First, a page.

Ostin Technology, a low-key technology company, made an electrifying debut as the first Chinese stock offering in the US since February, underlining strong appetite even as regulatory officials remained at odds over audit and delisting issues.
The supplier of display modules and polarisers soared 892 per cent on Nasdaq to US$39.66 on Wednesday, giving it market value of US$535.4 million. The company raised US$13.5 million in gross proceeds by selling 3.38 million shares at US$4 each.
Ostin’s factories in Nanjing, a mainland city in eastern Jiangsu province, produce display parts used in consumer electronics, outdoor LCD displays, and automotive panel displays.
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The first Chinese IPO since Meihua International Medical Technologies’ listing in mid-February shows Chinese firms are still eager to tap the world’s biggest capital market, as China voiced support for such fundraising. Fears of mass delisting of US-listed Chinese stocks, with an estimated US$1.3 trillion of market capitalisation, have fanned an exodus to Hong Kong and weighed on local equity markets.
The China Securities Regulatory Commission (CSRC) this month said a series of weekly bilateral discussions among regulators on the auditing hurdles have progressed smoothly. Its vice-chairman Fang Xinghai said he is confident that the uncertainty will be addressed soon, according to Chinese media.
Beijing has shown willingness to make changes, as the CSRC on April 2 withdrew a requirement that only Chinese regulators conduct on-site audit inspections of Chinese companies listed overseas. China denies access to the US’s Public Company Accounting Oversight Board (PCAOB), citing state secret concerns among others. The new rules also require listed companies and their accountants to decide what is sensitive information and what cannot be handed over to US regulators.
The Holding Foreign Companies Accountable Act (HFCAA), enacted during the twilight of Donald Trump’s administration, requires US-listed foreign companies to comply with audit inspection under the PCAOB rules, or face expulsion from US exchanges after three consecutive years of non-compliance.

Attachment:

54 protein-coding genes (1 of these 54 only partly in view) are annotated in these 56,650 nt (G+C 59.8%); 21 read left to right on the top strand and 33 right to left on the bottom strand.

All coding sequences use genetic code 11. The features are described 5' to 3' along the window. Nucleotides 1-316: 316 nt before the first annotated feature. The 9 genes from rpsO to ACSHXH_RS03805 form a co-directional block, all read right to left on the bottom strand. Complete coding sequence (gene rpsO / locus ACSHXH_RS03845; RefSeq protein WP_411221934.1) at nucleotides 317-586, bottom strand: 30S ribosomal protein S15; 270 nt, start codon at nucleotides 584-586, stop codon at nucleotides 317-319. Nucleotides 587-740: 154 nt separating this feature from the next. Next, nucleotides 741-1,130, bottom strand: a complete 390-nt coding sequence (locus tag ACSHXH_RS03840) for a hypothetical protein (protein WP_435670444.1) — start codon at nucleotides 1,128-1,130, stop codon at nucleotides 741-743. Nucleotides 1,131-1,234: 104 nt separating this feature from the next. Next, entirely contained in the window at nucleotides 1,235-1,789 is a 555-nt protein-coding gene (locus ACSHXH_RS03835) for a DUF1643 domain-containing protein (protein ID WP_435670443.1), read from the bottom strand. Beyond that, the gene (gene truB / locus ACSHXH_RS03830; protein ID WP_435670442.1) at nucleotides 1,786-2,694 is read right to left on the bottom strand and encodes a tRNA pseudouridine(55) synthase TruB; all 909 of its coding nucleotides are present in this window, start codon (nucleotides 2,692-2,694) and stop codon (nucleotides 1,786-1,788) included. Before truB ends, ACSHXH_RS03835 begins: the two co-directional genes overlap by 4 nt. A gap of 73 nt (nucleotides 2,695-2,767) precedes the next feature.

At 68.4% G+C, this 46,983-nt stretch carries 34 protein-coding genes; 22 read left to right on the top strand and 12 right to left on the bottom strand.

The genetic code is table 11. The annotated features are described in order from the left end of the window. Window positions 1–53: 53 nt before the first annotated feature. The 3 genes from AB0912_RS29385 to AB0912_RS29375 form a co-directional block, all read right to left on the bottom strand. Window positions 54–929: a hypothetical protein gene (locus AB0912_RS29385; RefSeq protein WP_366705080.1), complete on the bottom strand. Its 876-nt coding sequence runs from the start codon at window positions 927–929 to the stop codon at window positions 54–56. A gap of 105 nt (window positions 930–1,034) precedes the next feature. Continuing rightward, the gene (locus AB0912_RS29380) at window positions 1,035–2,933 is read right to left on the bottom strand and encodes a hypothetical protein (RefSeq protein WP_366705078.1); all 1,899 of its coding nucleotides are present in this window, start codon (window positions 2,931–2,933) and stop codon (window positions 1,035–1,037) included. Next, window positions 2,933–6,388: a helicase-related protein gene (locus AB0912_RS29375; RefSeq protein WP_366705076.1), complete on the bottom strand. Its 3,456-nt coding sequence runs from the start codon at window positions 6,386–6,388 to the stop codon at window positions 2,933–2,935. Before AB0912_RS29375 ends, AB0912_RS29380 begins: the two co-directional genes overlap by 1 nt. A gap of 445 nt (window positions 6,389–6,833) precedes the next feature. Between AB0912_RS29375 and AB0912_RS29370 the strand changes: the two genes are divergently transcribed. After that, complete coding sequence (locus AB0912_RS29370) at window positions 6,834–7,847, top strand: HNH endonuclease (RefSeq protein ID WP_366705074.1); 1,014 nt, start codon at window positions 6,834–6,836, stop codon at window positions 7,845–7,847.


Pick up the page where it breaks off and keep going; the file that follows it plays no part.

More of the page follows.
So far the US Securities and Exchange Commission (SEC) has identified companies including Baidu, Futu Holdings, iQiyi, Hutchmed, Yum China Holdings, Zai Lab, BeiGene, and ACM Research as Chinese companies liable to the law. The SEC has said it will identify a total of 270 liable companies globally.
Despite Ostin’s auspicious debut and positive signs in the discussions between the US and China, companies will remain cautious about listings in the US, according to Gary Ching, Hong Kong-based chief analyst for macroeconomic and strategy at Guosen Securities.
“The first-day performance of an individual stock depends on its fundamentals and technical aspects, but its relation to the big picture outlook is limited,” he said. “It is likely to enhance investor confidence if this stock continues to rise, say for a week.” However, Chinese corporations will not be encouraged to increase their listings in the US until more solid results from the negotiations between Chinese and US regulators are announced.
“Chinese companies will prefer a listing in the mainland in the short term, or in Hong Kong if they want to attract offshore investors,” Ching added.
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